Top 5 NFL QB Controversies in 2012
Top 5 NFL QB Controversies of 2012
The most important position in the NFL doesn’t come without its share of controversy.
Now, more than ever, a team lives and dies by its quarterback, and the days of Trent Dilfer and Brad Johnson winning Super Bowls have fallen by the wayside.
The lucky teams have locked in on their franchise quarterbacks, and their only concern at the position is which has-been or one-day-could-be should hold the clipboard. The rest of the league has to deal with the pressure of finding Their Guy through the draft or free agency.
This year - more so than others, it seemed - began with a huge numbers of teams caught between two contenders for the starting spot. Free agents like Matt Flynn and some guy named Peyton Manning managed to stir up the mix quite a bit.
Manning had interest from nearly every team, but the most obvious suitors were the Arizona Cardinals, Miami Dolphins>, Kansas City Chiefs, Washington Redskins, Seattle Seahawks, and San Francisco 49ers.
Having a four-time MVP quarterback speed-dating made for one of the most fun offseasons, filled with wild, groundless speculation and fascinating What If scenarios. Manning, as we all know, landed in Denver, displacing resident resented hero Tim Tebow. But that still left plenty of quarterback controversy in all the places that didn't catch Peyton.
Just because we’re heading into Week 13 in the 2012 season does not mean those controversies have subsided. There are still several teams with questions at quarterback.
I’m automatically eliminating Seattle from this discussion because, although they had one of the most interesting competitions, it was decided before the regular season and the Seahawks haven’t looked back.
I’m also discounting teams like Kansas City (Matt Cassel vs. Brady Quinn) and Arizona (Kevin Kolb vs. John Skelton vs. Ryan Lindley vs. Anyone off the street) because it doesn’t count as a controversy when all your options suck.
That said, here are the top five quarterback controversies of 2012:
This wasn’t really a true quarterback controversy, but I’m including it because it should have been. Second-year Blaine Gabbert’s recent season-ending injury has made way for veteran Chad Henne, who was signed as a free agent in the offseason.
I’ve never had anything against Gabbert except his hideous long hair, but now that he’s cut it, I don’t mind him. In fact, I can’t help but feel bad for him. He was drafted by a terrible franchise that started him almost immediately despite the fact that (a) he had no offseason team training due to the lockout, (b) the team has a bad offensive line that would pretty much make success impossible, and (c) the team had absolutely no receivers. Unsurprisingly, Gabbert struggled under such circumstances.
Henne hasn’t had the greatest track record, but he put on strong performance two weeks ago in an overtime loss to the vastly superior Houston Texans. Henne did not complete even half his passes, but he did throw for 354 yards, four touchdowns, and zero interceptions.
Head coach Mike Mularkey has tried to head off any controversy talk in the offseason, declaring that the starting position was Gabbert’s and Henne was brought in as a backup, not to compete. As Gabbert has struggled with a torn labrum in his non-throwing shoulder throughout most of the season, Mularkey has again reiterated that, if Gabbert’s healthy, the starting spot belongs to him.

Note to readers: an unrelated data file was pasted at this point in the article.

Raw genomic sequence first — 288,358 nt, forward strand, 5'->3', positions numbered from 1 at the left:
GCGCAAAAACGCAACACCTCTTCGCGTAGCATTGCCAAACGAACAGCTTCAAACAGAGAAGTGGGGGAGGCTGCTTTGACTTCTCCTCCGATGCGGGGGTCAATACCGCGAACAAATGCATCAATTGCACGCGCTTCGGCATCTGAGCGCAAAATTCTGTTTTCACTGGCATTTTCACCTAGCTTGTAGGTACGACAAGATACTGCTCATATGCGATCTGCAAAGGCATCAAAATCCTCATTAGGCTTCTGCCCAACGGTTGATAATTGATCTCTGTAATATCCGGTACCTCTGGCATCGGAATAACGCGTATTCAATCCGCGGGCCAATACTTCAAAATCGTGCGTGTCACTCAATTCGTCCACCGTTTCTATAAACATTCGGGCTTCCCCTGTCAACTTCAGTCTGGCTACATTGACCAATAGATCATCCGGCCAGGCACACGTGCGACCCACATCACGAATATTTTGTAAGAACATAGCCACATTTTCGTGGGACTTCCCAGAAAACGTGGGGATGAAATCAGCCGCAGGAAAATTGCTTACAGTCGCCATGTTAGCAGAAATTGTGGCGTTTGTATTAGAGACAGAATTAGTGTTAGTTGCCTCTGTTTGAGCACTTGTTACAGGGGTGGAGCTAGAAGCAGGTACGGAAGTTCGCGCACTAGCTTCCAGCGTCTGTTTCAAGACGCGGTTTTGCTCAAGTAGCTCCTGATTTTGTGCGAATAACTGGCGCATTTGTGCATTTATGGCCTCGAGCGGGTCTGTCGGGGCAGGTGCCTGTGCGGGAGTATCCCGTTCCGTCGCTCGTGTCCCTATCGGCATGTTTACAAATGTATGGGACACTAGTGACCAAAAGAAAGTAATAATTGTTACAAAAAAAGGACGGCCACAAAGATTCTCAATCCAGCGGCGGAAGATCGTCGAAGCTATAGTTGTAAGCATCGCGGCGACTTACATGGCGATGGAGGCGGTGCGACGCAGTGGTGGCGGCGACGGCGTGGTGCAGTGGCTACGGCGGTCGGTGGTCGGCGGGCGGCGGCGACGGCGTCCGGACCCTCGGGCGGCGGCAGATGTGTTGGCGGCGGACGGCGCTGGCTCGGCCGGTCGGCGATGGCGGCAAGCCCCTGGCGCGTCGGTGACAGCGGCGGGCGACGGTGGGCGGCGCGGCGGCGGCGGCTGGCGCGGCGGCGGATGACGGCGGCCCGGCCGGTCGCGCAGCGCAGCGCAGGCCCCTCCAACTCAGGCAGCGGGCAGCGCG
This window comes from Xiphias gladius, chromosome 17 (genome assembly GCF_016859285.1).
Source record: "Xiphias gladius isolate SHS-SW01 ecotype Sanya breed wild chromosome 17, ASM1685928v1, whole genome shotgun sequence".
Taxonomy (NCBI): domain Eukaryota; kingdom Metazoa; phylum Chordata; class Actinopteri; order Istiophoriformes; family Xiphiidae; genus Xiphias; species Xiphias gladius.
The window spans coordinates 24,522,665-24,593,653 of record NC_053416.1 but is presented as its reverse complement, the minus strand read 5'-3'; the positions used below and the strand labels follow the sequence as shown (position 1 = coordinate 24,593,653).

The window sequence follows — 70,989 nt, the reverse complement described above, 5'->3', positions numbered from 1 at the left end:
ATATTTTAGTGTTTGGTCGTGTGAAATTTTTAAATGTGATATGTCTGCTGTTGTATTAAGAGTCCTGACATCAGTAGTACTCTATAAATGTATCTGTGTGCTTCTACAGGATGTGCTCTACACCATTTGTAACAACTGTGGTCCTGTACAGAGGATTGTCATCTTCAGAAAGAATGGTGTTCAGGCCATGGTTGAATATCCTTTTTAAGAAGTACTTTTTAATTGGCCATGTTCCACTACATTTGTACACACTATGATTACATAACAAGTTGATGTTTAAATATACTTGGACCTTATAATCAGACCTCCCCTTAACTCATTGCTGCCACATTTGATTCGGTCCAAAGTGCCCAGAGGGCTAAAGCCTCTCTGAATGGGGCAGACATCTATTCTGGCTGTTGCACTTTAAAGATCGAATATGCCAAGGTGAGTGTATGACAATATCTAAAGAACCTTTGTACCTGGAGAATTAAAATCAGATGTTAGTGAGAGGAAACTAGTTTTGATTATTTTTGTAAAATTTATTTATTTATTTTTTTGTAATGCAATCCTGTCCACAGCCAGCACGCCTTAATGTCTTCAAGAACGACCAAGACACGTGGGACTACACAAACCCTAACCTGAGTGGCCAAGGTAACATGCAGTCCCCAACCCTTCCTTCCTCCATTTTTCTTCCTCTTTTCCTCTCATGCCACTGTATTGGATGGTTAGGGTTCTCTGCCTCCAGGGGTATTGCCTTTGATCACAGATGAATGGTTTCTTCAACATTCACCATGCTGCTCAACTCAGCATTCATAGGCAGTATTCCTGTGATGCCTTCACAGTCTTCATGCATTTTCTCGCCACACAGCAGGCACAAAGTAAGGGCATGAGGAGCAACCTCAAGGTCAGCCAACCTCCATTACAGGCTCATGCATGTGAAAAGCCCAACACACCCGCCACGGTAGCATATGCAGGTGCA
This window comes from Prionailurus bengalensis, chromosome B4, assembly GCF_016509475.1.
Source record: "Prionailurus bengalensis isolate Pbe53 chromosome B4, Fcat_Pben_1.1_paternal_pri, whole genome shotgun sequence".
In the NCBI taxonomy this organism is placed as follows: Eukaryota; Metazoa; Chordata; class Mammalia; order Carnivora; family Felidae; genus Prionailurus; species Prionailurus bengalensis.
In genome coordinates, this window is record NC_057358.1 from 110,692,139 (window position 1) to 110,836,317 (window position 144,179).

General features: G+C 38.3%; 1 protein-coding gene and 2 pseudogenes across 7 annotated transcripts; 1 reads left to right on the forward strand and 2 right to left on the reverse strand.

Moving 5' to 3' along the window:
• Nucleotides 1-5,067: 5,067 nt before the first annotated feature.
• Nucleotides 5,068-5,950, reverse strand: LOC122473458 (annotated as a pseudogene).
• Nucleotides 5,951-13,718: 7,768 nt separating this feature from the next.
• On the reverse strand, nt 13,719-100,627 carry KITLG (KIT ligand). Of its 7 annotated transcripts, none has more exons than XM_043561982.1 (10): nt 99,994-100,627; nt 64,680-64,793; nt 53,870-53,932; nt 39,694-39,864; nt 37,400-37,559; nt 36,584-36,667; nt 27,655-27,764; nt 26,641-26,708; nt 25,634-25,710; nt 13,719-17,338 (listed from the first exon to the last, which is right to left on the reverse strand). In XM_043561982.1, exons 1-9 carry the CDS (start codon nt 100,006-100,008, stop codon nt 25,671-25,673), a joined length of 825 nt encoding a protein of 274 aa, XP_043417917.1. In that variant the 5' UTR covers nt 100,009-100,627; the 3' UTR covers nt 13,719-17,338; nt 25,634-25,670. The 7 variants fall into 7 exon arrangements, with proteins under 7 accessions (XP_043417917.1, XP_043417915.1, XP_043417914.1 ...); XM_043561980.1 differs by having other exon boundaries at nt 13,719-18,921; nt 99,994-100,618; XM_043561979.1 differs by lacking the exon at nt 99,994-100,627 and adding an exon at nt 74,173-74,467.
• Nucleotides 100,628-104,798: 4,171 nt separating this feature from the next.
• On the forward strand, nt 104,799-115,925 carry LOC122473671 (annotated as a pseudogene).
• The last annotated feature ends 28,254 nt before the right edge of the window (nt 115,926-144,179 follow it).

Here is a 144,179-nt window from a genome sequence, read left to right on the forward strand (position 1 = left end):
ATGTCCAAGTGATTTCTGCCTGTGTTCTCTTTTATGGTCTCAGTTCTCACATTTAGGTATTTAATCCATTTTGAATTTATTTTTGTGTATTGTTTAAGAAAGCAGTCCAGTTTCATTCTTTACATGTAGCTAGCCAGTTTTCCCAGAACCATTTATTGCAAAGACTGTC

Following Henne’s performance against the Texans, however, Mularkey named him the starter due to how well he had played and not due to Gabbert’s injury. (Though the point was kind of moot when Gabbert was placed on the IR the same week.) In his first start in almost two years on Sunday against the Tennessee Titans, Henne led the Jacksonville Jaguars to only their second win of the season, despite being sacked seven times in the game.
After the win, Mularkey changed his tune, saying Henne would have a shot at the starting job next year if he finished off the season strong.
Verdict: They should have gone with Henne much sooner. Gabbert has never been given a fair chance to succeed and I think his short time with Jacksonville has seriously damaged his chances of ever being an elite quarterback. I think Gabbert’s too shell-shocked from the beating he’s taken over the last year and a half. Henne’s not going to light up the scoreboard, but his veteran status at least gives him a bit of mental toughness that Gabbert hasn’t really had a chance to develop.
The Tennessee Titans are in a somewhat similar spot as the Jaguars with a young, talented but inexperienced player and an aging veteran competing for the top spot.
Unlike Gabbert, Jake Locker was able to take a year to sit on the bench and learn the game from veteran Matt Hasselbeck. This year, Locker won the starting job in training camp, but was promptly injured in the season opener. Locker came back to start the next three weeks, but was again injured in Week 4, dislocating his non-throwing shoulder. Hasselbeck stepped in for the next five games, until Locker was healthy enough to start in Week 10, where he has continued to be the starter.
Head coach Mike Munchak has done his best to prevent any talk of a quarterback controversy, noting that Hasselbeck’s starting gig was due to Locker’s injury and not performance.
The two quarterbacks' statistics are comparable. Locker has completed 59% of his passes for 1,164 yards, seven touchdowns, and four picks in 167 throwing attempts. Hasselbeck has a 62% completion rate, along with 1,367 yards, seven touchdowns, and five interceptions in 221 attempts.
Verdict: The Titans have to love their situation. It’s the best kind of controversy to have. They have two good quarterbacks, but you have to go with Locker here because, with 37-year-old Hasselbeck, Locker’s the quarterback of the future. They need to see what he has to offer long-term, but get the comfort of knowing they have a solid, dependable backup.